But as a well-managed organization, Man has little internal data on losses to analyze. Therefore, it required an external loss database, and the only product that met its requirements in terms of depth, structure, organization, quality and presentation of information was the Algo OpVantage FIRST database from Algorithmics. Man now uses the database extensively to enhance its risk management and to calculate risk capital.
Man Group employs over 3,000 people in 15 countries, with key centres in London, Pfäffikon (Switzerland), Chicago, New York, Paris, Singapore and Sydney. The company is listed on the London Stock Exchange (EMG.L) and is a constituent of the FTSE 100 Index. The asset management division, Man Investments, is a global leader in the fast growing alternative investments industry, where for the past 20 years it has provided access for private and institutional investors worldwide to hedge fund and other alternative investment strategies. The brokerage division, Man Financial, is a leading provider of brokerage services in futures, options and other equity derivatives for both institutional and private clients, and is an intermediary in the world's metals, energy and foreign exchange markets.
Of the two divisions, it is Man Investments that felt a particularly strong need for external loss data. "We have very little internal loss information in the division, but this is a sector that has something of an aura around it and we are tarnished or shine by the light of that aura," says Jonathan Howitt, operational risk manager at Man Group. "Our reputation is at the heart of our business model, not just for performance but also for integrity. A crisis or big operational event at a hedge fund manager can affect us, so we are very sensitive to what is happening in the outside market."
Also, although Man is confident that it is diligently run, without knowing what has gone wrong at other firms, it is difficult for the risk management team to be aware of all the perils facing the company and to spread this awareness through the relevant areas of the business.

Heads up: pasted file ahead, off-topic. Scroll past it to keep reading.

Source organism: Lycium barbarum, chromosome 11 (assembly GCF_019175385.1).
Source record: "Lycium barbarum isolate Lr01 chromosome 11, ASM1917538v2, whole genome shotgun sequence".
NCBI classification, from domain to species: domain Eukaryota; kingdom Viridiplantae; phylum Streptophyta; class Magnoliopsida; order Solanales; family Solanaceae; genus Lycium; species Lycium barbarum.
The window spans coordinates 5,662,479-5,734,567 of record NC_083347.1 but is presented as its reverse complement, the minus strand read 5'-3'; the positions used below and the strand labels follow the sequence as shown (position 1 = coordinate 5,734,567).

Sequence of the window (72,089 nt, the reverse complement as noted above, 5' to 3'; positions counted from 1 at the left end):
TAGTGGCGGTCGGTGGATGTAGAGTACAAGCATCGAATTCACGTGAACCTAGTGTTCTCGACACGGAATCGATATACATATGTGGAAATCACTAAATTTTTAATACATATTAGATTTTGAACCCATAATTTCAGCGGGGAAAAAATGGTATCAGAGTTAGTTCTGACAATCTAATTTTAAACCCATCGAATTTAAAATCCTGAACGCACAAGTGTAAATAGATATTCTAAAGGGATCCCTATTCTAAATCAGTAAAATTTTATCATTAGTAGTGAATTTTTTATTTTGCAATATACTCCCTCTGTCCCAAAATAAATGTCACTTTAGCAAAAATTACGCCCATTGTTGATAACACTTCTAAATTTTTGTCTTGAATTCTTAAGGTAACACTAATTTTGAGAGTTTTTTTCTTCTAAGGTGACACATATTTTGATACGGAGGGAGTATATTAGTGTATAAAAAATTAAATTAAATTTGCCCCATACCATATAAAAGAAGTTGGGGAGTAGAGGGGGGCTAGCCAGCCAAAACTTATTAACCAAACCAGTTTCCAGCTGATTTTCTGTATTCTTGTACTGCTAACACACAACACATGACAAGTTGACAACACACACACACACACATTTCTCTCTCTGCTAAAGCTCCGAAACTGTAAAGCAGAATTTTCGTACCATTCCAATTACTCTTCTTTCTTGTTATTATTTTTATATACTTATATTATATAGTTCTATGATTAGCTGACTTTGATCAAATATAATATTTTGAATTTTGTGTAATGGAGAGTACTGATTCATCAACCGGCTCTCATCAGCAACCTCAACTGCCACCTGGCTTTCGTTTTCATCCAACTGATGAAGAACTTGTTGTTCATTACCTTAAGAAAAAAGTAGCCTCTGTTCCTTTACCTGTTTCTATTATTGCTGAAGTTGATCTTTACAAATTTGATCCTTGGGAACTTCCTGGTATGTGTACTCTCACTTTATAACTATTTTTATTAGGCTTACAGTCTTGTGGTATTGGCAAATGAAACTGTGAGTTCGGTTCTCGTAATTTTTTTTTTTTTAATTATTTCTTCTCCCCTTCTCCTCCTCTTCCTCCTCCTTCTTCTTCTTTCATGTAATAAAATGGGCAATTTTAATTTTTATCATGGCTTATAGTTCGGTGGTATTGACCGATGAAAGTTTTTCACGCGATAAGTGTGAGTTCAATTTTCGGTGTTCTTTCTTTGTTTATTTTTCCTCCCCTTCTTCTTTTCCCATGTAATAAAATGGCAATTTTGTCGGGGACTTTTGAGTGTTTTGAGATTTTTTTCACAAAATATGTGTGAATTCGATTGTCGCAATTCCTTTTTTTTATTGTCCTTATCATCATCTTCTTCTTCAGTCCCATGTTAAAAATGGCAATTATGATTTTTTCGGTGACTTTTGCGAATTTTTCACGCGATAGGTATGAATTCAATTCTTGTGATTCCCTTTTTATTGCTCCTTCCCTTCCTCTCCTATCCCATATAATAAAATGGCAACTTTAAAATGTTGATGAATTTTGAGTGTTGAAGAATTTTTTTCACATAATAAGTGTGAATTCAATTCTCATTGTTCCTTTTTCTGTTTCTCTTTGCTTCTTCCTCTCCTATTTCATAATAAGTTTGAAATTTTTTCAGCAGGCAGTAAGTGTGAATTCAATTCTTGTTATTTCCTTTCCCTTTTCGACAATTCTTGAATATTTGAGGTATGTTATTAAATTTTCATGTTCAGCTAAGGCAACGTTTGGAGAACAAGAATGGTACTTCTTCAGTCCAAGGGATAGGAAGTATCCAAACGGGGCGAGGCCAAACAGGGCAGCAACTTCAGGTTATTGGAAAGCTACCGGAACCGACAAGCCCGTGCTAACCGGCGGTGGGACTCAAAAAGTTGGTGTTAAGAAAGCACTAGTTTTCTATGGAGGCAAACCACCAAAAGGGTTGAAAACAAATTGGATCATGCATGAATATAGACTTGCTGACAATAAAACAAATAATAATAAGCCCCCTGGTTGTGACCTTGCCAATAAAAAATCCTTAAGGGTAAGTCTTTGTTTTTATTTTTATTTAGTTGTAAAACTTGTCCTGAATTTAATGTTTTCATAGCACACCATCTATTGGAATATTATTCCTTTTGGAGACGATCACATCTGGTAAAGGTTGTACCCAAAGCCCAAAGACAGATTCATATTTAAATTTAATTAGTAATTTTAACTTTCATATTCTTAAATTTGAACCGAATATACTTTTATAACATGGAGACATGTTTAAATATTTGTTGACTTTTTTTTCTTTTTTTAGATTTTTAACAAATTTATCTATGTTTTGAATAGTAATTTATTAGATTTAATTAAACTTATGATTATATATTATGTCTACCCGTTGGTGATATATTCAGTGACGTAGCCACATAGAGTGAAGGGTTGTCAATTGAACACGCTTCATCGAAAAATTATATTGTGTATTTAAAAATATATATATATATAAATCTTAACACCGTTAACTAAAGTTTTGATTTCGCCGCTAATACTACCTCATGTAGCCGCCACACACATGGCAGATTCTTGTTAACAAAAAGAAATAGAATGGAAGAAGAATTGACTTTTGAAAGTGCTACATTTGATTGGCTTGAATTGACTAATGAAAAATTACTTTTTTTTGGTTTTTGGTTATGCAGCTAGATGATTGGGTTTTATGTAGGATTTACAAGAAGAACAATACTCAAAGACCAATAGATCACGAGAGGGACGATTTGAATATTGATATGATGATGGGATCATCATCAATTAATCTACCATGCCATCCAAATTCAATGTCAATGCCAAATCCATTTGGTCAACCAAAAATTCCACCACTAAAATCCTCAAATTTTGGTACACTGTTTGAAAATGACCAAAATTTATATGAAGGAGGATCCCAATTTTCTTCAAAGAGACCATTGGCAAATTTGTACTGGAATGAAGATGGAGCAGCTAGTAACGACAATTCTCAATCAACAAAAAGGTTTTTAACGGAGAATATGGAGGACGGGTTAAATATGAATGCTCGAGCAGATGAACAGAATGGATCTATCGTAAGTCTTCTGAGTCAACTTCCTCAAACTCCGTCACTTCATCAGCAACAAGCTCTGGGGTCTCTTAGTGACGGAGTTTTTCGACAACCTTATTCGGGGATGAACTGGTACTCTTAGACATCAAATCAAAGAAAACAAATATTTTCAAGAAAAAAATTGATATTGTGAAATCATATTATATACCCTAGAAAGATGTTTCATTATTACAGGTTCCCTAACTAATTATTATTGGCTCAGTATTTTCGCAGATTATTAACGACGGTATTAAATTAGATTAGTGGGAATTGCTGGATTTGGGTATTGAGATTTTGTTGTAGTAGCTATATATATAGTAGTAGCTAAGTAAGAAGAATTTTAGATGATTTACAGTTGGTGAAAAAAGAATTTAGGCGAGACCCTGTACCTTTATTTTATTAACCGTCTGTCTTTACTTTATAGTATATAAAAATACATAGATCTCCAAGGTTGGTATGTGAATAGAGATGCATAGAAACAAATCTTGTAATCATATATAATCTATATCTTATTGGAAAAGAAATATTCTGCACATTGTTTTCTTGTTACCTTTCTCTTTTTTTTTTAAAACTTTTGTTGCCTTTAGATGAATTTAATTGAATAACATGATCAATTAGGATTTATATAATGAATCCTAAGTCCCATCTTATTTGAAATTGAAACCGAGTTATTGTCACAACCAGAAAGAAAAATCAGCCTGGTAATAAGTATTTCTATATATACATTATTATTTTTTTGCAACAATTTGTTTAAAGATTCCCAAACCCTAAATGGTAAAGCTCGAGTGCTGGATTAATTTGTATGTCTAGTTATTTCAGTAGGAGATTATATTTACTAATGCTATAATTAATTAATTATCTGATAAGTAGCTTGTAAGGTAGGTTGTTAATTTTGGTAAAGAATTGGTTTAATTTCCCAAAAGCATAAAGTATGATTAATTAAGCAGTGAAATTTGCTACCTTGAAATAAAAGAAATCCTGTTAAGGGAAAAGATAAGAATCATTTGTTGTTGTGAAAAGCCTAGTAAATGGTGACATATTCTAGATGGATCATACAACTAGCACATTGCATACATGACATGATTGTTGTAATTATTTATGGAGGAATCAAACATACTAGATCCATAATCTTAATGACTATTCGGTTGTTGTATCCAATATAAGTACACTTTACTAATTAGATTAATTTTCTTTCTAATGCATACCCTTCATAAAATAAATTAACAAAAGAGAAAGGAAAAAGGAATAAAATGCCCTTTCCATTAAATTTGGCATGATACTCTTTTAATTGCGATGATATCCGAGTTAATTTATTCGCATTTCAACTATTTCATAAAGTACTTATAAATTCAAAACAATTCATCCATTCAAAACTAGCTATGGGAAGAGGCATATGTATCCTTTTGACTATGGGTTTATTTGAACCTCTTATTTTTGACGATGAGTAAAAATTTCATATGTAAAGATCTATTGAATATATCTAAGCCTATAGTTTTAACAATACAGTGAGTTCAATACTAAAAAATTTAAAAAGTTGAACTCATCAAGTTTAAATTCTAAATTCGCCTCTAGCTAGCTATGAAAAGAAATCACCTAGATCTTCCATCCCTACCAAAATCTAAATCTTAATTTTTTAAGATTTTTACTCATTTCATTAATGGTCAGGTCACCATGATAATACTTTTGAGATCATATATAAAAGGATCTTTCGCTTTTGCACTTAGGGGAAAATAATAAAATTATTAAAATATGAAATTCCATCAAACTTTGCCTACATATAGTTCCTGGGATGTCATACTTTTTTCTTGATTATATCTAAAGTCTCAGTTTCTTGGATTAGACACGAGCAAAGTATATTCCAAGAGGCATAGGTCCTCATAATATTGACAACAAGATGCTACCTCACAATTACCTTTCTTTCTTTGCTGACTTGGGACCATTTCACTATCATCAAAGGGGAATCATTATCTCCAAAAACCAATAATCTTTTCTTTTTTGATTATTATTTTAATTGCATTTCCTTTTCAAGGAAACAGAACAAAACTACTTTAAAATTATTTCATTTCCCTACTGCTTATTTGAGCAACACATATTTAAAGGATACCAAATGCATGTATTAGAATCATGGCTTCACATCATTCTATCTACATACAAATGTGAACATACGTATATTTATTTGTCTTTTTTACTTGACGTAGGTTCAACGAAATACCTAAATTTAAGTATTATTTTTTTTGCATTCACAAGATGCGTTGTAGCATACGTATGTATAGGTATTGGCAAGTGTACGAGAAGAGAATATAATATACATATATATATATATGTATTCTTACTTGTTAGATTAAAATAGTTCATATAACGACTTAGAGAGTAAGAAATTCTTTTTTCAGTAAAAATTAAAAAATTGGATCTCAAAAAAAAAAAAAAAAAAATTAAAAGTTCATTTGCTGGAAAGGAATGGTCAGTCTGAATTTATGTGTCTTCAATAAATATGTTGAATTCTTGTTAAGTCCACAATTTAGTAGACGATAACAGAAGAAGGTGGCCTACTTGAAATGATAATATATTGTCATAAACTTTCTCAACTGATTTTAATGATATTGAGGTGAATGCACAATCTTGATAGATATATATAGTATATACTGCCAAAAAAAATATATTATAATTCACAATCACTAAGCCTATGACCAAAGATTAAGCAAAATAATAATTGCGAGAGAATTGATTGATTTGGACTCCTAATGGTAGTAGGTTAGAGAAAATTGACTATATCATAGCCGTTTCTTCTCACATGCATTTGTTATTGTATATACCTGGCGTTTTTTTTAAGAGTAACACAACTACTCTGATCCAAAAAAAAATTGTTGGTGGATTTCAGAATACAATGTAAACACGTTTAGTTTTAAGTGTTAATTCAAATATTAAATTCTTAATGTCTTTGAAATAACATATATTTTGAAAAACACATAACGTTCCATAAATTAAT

Another difficulty that Man faces as a leading player in an evolving market is keeping up with regulatory attitudes and concerns. "We want to have a good feel of the regulatory mood because regulators are still forming their approach to the hedge fund sector, both in the UK and the US," says Howitt. Regulators will usually become involved in hedge fund loss events because investors are affected. "We need to know what the regulators are currently focused on, or what they want firms to be more diligent about." This applies particularly to product suitability, sales and disclosure risks and, to a lesser degree, systemic risk, such as that caused by the demise of Long-Term Capital Management in 1998, he says.
Although Man had some sources of external loss information, it was not comprehensive, lacked structure, was not risk and compliance focused, and was difficult to access. Not only did risk management require a better data source, but there was also a demand from compliance and internal audit, as well as some business areas, including certain trading desks. A survey of the market revealed that there was just one product that met the company's requirements-the FIRST database from Algorithmics.
"It was the only product with 10-15 years worth of data, organized and categorized, with a depth and rigour of analysis, where the cases are presented with a narrative around the incident," says Howitt. The case studies include incidents of misselling, product suitability, rogue trading, fraud, operational disasters and more.
Other available databases were more quantitative. "One of the problems with these types of databases is that there is always some proprietary element to the information," says Howitt. "They are generally without any narrative around the incidents, or the narrative has been so sanitized by lawyers that there is very little storyline that you can put together." In contrast, FIRST is a collation of public information, including substantial data from regulators, so there is no dispute about its veracity. "And it is not data on its own-it is information in the form of a story that is already in the public domain. Because it is collected, structured and classified properly, we can use it very efficiently," he says.
The FIRST database is straightforward to implement-it is simply a matter of purchasing licenses that allow users to log on, read, search and download. Man took approximately 10 licenses, which was enough for all interested areas of the business to have access-risk, audit, compliance and the chief operating officers of Man in the UK, Switzerland and the US-with risk management in particular sifting that database for relevant information and distributing where appropriate in the company.